It was then that becoming a professional golfer became my dream. I wrote an essay in my civics class about the difference between a golf professional and a professional golfer. Thinking about it now, I’m not sure what golf had to do with civics, but I was sure about this: I slanted that paper pretty heavily towards life as a professional golfer. I didn’t want to be a club pro. I wanted to play.

Although junior programs weren’t quite as sophisticated then as they are now, there was a certain pattern for many budding players with eyes on the Tour. You’d play well in your regional junior tournaments, and if you wanted to be recognized by the bigger collegiate programs, you’d play competitively in some national junior events too.

This pattern didn’t work out for me, because near Christmas during my junior year of high school I was in a car accident that sidelined me for quite a while. My game went backwards. It took about a year to get back to where I was, and I missed the best summer for college recruiting. I looked at some big schools, like the University of Florida, but I thought I’d get lost there—although I really didn’t know enough about it.

So I chose Florida Southern. It was a small school where I could feel more comfortable. And it had a great Division II golf tradition. In 1985 and 1986, we won the Division II national team championship, and in 1986, I was individual medalist.

But my most valuable golf experience during college came in that summer of 1985, when I qualified for the Open at Oakland Hills. I didn’t fare well, because I had problems with the greens and course management. But as nervous as I was, I drove the ball pretty well, and it gave me some confidence that maybe someday I could get on Tour and contend. I thought I could have shot around par everyday on that course, and Andy North won the tournament at one under.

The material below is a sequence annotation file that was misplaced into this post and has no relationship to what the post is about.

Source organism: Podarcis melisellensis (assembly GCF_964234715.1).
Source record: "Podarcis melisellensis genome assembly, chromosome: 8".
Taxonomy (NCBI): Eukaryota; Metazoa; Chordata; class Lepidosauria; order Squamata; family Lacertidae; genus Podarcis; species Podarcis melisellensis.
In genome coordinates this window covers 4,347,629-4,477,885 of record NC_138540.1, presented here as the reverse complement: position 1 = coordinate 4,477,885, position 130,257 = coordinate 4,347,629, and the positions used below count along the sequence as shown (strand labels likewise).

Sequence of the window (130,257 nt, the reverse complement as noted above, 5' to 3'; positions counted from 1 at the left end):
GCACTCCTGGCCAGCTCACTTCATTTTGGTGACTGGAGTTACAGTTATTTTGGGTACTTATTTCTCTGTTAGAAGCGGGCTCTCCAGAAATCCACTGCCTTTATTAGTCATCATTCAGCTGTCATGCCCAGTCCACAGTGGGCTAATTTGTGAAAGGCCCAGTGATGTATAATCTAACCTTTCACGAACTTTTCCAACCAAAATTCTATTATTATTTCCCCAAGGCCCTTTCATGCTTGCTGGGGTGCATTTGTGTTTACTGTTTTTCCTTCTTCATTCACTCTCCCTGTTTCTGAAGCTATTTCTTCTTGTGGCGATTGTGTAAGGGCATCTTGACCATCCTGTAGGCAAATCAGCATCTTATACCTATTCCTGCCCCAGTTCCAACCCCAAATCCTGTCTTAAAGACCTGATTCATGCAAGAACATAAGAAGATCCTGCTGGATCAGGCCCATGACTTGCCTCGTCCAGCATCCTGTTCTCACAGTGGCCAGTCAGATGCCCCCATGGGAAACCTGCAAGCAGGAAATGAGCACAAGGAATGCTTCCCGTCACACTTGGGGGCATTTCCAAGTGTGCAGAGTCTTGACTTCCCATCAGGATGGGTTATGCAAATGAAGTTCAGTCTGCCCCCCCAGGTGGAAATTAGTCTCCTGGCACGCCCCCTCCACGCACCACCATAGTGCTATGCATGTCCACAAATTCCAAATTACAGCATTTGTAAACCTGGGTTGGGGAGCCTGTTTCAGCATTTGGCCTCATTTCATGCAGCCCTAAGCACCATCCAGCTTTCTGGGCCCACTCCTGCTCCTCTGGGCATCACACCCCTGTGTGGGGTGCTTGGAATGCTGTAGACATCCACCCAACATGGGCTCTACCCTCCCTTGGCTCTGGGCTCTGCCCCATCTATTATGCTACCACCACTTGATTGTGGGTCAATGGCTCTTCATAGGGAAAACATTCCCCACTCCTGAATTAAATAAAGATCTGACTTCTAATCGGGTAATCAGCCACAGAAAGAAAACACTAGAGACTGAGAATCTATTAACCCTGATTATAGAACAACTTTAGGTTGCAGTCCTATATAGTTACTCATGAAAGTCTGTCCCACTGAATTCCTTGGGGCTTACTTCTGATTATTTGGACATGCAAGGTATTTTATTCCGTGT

In the end, it took longer than I thought it would to reach my dream. I guess once it got in my mind that I had a real chance at competing on Tour, I saw it all as pretty easy. Right after college I would turn pro and play in my first U.S. Open as a pro and show the world that I was capable of competing at that level. Of course, I didn’t even qualify that year.

But my wait for success wasn’t too torturous. In 1989, I played the U.S. Golf Tour and was the leading money winner. Again I had that feeling that I could hold my own against other professionals. Finally, in 1992, that same assurance came on the PGA Tour, when I shot 65 on Sunday to win the Northern Telecom Open. Then in early 1993, during that strong stretch leading up to Baltusrol, I won again, at the Phoenix Open.

By the time I got to Baltusrol, the pressure was off a bit. I said, “You know, I don’t care if I make the cut or not, I’m just going to go out and play the course. I’m playing as well as I can play. It doesn’t matter how I play this week.” I just went out and played it like any other golf tournament.